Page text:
Question: Mean Expression Calculation scRNA-seq (All cells or only Expressed Cells)
0
15 months ago by
chitsazanalex10 wrote:

I'm doing a differential test for monocle and they show that differentialGeneTest() gives the features that are different between your model but doesn't tell you about which specific genes go up for particular groups. Per there documentation, they state "We could also simply compute summary statistics such as mean or median expression level on a per-CellType basis to see this, which might be handy if we are looking at more than a handful of genes."

This makes sense and I have a calculated normalized expression matrix, my main question is does one normally use all single cells to calculate the mean expression, including the cells that have no detectable level or just expressed cells? So for example, a scenario were condition 1 has 400 total cells and 300 cells express geneA and Condition 2 has 200 total cells and only 50 express geneA. If I'm calculating a FC for geneA do I compare

meanexpression(400 TOTAL cells)/meanexpression(200 TOTAL cells)  or

meanexpression(300 EXPRESSING cells)/mean(50 EXPRESSING cells).

I can see how there would be bias in both and so I wonder which is used in the field?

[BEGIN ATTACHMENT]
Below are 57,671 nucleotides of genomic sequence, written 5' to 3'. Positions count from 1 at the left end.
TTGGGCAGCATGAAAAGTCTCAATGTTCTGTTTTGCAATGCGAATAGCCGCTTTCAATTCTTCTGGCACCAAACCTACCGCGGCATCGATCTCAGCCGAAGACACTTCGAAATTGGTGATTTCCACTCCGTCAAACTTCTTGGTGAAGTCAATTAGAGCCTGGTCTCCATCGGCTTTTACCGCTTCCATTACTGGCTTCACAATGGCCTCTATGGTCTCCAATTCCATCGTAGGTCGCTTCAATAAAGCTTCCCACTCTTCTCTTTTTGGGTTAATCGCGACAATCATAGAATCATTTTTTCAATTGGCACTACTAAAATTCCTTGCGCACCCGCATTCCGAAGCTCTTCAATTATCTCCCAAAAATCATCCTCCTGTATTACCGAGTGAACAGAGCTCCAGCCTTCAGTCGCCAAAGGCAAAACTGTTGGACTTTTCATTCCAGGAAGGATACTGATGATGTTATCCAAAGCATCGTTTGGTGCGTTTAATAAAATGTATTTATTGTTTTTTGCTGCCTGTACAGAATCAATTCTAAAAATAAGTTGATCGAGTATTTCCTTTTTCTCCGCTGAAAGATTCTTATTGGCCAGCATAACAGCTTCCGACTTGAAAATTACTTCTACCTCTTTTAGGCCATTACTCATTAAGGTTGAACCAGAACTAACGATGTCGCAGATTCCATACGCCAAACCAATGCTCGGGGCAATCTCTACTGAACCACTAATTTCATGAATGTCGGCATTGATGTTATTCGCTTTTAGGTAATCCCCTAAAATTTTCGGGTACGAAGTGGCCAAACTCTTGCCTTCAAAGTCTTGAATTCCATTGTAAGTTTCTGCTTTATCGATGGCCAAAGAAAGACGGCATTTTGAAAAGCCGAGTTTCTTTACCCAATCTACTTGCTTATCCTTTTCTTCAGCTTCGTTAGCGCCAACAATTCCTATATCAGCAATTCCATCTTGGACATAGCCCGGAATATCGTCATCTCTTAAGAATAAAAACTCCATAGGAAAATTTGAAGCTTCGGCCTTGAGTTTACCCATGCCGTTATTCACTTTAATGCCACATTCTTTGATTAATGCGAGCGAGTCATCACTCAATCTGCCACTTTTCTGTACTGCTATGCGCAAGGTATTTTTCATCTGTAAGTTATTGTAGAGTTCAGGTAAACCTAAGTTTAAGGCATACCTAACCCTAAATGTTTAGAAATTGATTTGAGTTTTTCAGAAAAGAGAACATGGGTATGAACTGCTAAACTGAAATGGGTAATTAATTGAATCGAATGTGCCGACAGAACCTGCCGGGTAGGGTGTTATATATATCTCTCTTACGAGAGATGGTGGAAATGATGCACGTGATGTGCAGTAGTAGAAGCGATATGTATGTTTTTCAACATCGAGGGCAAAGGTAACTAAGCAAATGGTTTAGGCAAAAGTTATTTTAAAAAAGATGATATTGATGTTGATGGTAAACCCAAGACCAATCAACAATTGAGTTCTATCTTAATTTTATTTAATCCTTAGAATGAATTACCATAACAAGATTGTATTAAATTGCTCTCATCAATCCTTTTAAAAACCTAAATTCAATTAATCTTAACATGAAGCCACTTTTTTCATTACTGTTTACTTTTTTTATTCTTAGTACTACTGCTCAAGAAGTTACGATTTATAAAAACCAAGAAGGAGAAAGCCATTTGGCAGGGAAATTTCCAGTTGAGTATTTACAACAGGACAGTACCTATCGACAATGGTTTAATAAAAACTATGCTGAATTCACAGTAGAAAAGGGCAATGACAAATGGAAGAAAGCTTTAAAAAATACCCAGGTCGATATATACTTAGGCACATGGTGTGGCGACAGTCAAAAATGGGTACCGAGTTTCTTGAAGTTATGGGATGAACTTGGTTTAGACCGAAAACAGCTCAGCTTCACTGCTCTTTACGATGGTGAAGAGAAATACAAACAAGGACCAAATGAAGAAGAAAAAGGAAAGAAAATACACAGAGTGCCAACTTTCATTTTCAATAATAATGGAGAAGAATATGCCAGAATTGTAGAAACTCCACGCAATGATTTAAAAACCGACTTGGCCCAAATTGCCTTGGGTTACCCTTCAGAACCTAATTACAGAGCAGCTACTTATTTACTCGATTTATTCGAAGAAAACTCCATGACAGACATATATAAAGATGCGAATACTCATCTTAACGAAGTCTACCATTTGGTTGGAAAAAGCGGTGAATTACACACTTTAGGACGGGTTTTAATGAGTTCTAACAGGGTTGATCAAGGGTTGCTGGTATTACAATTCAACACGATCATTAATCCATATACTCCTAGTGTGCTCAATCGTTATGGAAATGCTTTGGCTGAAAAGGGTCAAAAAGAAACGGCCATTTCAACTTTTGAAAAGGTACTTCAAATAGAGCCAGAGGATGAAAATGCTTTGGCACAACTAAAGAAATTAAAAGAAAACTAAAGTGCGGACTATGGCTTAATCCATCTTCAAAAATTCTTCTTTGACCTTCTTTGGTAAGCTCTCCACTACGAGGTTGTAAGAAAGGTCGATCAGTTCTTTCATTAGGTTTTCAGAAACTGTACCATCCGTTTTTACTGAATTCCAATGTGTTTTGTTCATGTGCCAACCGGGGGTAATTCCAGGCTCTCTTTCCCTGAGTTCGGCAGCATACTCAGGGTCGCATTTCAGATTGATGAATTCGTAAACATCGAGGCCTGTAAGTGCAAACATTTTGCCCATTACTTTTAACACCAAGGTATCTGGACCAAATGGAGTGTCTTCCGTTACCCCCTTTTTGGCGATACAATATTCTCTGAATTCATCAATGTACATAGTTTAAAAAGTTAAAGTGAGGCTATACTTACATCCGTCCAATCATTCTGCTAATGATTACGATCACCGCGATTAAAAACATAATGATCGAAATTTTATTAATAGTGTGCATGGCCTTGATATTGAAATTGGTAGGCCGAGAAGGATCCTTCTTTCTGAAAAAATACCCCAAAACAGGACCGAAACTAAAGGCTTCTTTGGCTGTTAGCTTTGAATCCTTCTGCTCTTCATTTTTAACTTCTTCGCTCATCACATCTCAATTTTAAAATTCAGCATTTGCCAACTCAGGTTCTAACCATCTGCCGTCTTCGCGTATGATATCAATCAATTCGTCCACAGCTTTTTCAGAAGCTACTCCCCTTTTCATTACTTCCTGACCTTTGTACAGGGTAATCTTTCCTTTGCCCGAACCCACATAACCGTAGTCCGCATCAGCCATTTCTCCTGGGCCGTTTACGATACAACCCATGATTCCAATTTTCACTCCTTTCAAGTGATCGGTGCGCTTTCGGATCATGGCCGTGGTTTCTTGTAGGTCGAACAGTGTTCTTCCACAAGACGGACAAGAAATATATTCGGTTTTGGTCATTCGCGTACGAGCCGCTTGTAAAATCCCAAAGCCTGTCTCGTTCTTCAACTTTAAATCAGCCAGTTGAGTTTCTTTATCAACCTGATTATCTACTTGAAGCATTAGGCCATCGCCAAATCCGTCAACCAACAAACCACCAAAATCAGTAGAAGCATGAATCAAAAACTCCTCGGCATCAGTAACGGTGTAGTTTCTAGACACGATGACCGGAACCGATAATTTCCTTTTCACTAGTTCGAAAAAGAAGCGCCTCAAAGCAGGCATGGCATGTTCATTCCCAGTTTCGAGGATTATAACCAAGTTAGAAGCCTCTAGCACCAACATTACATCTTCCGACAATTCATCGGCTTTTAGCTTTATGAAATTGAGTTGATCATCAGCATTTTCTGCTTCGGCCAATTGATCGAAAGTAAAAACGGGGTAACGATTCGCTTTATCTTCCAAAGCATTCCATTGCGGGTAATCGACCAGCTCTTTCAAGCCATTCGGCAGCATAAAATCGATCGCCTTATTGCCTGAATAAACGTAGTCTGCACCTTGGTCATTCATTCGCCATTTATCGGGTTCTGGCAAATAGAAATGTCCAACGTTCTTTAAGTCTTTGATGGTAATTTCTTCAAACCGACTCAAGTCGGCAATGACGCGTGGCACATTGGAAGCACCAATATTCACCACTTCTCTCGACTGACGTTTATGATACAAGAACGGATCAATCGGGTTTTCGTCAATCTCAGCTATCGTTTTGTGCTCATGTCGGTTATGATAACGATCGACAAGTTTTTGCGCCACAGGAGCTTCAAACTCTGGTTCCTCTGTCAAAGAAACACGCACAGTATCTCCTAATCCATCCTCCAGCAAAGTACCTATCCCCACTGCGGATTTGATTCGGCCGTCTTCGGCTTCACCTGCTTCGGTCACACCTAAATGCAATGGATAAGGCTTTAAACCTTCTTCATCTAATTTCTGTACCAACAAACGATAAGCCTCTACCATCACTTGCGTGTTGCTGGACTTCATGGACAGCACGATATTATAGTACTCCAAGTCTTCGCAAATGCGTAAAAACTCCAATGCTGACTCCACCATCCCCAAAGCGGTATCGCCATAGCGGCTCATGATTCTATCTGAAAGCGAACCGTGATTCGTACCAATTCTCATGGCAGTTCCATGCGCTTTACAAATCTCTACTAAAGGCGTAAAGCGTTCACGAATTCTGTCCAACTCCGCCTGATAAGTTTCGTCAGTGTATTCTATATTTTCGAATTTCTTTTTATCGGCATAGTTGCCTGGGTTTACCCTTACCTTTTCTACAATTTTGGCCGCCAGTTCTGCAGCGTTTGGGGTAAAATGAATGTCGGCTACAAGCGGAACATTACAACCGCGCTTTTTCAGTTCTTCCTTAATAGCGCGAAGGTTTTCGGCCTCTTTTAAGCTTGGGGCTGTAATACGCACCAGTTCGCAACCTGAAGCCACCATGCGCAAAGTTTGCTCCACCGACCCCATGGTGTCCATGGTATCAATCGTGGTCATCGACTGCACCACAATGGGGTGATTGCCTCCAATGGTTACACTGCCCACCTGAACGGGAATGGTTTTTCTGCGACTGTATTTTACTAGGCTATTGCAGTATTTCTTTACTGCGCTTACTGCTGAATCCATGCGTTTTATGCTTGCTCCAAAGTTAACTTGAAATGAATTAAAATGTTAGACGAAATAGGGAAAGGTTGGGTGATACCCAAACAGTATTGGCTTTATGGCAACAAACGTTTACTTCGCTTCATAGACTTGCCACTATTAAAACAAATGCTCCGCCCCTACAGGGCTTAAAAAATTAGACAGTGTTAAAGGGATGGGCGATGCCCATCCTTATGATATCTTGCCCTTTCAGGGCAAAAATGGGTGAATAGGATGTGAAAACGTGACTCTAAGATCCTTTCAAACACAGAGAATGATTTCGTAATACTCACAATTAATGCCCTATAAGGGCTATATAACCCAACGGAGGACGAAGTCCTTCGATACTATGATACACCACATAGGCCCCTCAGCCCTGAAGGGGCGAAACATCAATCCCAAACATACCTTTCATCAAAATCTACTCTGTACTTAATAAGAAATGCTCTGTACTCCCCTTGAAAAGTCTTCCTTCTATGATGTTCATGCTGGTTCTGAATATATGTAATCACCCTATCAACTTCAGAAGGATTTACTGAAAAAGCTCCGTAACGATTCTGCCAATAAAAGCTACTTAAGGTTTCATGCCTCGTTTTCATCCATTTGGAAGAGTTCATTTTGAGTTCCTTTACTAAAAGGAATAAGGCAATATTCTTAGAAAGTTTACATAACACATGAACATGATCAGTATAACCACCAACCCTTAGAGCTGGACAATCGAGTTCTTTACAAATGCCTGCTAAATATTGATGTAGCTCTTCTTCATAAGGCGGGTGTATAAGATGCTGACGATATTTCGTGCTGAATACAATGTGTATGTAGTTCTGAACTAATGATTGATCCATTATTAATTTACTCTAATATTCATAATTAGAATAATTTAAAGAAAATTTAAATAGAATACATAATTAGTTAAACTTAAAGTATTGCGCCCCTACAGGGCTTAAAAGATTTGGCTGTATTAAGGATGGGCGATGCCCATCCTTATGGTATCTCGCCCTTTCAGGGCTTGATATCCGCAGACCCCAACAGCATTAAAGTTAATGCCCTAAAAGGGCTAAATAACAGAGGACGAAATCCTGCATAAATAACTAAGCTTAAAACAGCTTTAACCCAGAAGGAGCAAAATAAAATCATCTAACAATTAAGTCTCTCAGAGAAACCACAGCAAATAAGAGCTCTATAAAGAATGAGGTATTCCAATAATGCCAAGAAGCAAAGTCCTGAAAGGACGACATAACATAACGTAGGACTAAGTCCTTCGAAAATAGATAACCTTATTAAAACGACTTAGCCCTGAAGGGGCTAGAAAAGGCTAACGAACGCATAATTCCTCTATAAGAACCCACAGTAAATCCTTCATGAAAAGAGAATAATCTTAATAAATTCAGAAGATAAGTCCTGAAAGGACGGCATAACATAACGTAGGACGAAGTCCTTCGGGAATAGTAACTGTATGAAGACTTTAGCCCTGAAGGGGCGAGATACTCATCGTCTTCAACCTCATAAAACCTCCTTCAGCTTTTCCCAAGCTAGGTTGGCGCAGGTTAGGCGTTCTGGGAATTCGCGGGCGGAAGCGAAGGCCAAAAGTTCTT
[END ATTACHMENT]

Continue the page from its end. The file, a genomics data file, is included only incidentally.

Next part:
monocle scrnaseq • 281 views
modified 15 months ago by davide risso830 • written 15 months ago by chitsazanalex10
Answer: Mean Expression Calculation scRNA-seq (All cells or only Expressed Cells)
1
15 months ago by
davide risso830
Weill Cornell Medicine
davide risso830 wrote:

Hi,

I'm not too familiar with the monocle differential expression model, but I'll try to answer your question, which seems more general than monocle.

There is no consensus yet in the field on the best way to compare the mean expression across conditions. However, there is a very thorough review of differential expression methods that, indirectly, answer your question (e.g., a t-test would compare the mean without treating 0's in any special way and it seems to work well): https://www.nature.com/articles/nmeth.4612

In our work, we have used a zero-inflated model to "downweight" the 0's that are in excess compared to a negative binomial distribution. This seems to help boost the performance of DE methods developed for bulk RNA-seq and might be a good strategy in your case: i.e., instead of either removing or keeping the 0's in your mean computation, you can downweight them so that they do not influence the mean so much (think about it as a middle ground between your two solutions).

More details on our approach can be found in the paper: https://genomebiology.biomedcentral.com/articles/10.1186/s13059-018-1406-4 and the method is implemented in the zinbwave Bioconductor package.